Abdominal Aortic Aneurysm (AAA)


BACKGROUND

RISK FACTORS

CLINICAL FEATURES

EXAM

DIAGNOSIS

SCREENING:


ED Care & Disposition

The primary role of the emergency physician is in identifying AAA.

  1. > 5 cm in diameter = Greater risk of rupture = Vascular Surgery.
     
  2. For suspected rupturing AAA or aortoenteric fistula:
  3. Pain control should be initiated with narcotic medication as compared to NSAIDs due to medication induced platelet dysfunction. Control of pain is a compassionate intervention that may aid in control of blood pressure, but beware of hypotension.
     
  4. For chronic contained rupturing AAA:
  5. For AAA identified as an incidental finding:

 

 

Sudden onset chest/back pain
+
Pulsatile abdominal mass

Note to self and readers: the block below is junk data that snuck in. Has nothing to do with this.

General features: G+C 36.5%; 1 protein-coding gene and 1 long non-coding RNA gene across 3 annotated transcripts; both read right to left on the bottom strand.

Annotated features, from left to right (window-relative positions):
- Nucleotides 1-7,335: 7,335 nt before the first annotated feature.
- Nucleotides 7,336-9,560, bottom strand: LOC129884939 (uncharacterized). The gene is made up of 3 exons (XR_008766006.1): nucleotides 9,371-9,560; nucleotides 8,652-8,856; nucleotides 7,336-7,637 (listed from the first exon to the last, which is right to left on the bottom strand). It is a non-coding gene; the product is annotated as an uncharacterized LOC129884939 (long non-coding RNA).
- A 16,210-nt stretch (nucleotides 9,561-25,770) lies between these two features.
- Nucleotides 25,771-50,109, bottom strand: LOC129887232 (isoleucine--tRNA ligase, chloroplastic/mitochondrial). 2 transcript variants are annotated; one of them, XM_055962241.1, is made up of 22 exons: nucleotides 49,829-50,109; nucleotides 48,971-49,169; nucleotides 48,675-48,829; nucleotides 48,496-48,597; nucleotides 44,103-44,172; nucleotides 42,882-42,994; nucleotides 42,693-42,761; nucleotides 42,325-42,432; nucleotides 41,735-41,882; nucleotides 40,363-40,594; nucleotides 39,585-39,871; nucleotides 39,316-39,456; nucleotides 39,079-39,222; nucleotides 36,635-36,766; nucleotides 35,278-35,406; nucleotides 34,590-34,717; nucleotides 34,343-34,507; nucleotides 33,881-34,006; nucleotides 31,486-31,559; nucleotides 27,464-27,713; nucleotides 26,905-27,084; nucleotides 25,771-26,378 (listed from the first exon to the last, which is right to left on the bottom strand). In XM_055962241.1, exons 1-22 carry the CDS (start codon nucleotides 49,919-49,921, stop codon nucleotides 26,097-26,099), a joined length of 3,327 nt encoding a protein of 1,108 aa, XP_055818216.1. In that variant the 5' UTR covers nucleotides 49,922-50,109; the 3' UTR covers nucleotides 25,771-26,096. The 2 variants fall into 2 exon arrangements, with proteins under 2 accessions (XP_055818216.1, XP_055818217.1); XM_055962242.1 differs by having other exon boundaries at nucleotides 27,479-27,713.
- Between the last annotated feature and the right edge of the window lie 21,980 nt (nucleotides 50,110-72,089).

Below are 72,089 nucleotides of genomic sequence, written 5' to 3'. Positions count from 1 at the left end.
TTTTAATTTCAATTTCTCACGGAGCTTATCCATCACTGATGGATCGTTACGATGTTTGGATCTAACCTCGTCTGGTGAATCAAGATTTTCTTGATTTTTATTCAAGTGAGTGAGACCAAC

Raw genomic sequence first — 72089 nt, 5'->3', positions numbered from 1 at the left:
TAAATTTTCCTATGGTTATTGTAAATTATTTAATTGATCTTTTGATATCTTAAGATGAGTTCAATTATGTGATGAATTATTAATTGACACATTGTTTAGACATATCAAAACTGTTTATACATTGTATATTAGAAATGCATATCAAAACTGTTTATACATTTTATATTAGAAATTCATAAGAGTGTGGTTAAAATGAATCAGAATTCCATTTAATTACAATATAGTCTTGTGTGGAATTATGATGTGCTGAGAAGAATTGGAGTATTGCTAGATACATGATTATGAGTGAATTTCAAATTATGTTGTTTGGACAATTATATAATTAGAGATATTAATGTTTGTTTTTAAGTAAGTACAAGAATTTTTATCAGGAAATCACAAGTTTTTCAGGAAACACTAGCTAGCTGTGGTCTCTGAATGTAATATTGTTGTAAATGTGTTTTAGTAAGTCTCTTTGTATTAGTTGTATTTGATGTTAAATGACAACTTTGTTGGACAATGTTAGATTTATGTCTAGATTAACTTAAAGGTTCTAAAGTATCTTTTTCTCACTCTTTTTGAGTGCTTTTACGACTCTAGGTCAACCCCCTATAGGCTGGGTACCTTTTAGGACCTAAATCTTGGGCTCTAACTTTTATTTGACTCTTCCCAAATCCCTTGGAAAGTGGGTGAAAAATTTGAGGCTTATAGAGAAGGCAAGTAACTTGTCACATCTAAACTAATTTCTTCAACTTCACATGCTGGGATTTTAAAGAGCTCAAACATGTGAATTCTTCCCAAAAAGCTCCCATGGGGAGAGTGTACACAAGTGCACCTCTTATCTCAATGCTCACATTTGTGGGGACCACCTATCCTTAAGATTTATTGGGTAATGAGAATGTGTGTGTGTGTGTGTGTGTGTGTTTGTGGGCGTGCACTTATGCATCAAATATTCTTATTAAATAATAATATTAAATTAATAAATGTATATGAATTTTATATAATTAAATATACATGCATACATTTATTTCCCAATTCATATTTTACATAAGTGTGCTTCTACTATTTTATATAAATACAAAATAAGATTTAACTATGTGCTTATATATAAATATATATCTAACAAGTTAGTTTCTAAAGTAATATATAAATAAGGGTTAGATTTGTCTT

STABLE UNSTABLE?
Tearing, Ripping pain

Pulsatile mass
+
Hypotension
HypOtension
Abdominal Pain
HypErtension
Chest Pain
AAA until proven otherwise
Aortic Aneurysm
Aortic Dissection
Immediate Laparotomy
Pulsatile abdominal mass
Abdominal bruit
Atherosclerosis
Intimal Tear
Inter-scapular Back Pain
Asymmetric Pulses & BP measurement
 
Abdominal Ultrasound to Dx and F/U TEE
< 5 cm 5 cm Ascending Descending
Asymptomatic Symptomatic Or Ruptured Pain in Anterior Chest Inter-scapular Back Pain

Monitor
(Ultrasound)

Surgery

Surgical Emergency

Medical Management
(Ultrasound)
AAA growing 0.5 cm in 6 months is at high risk for rupture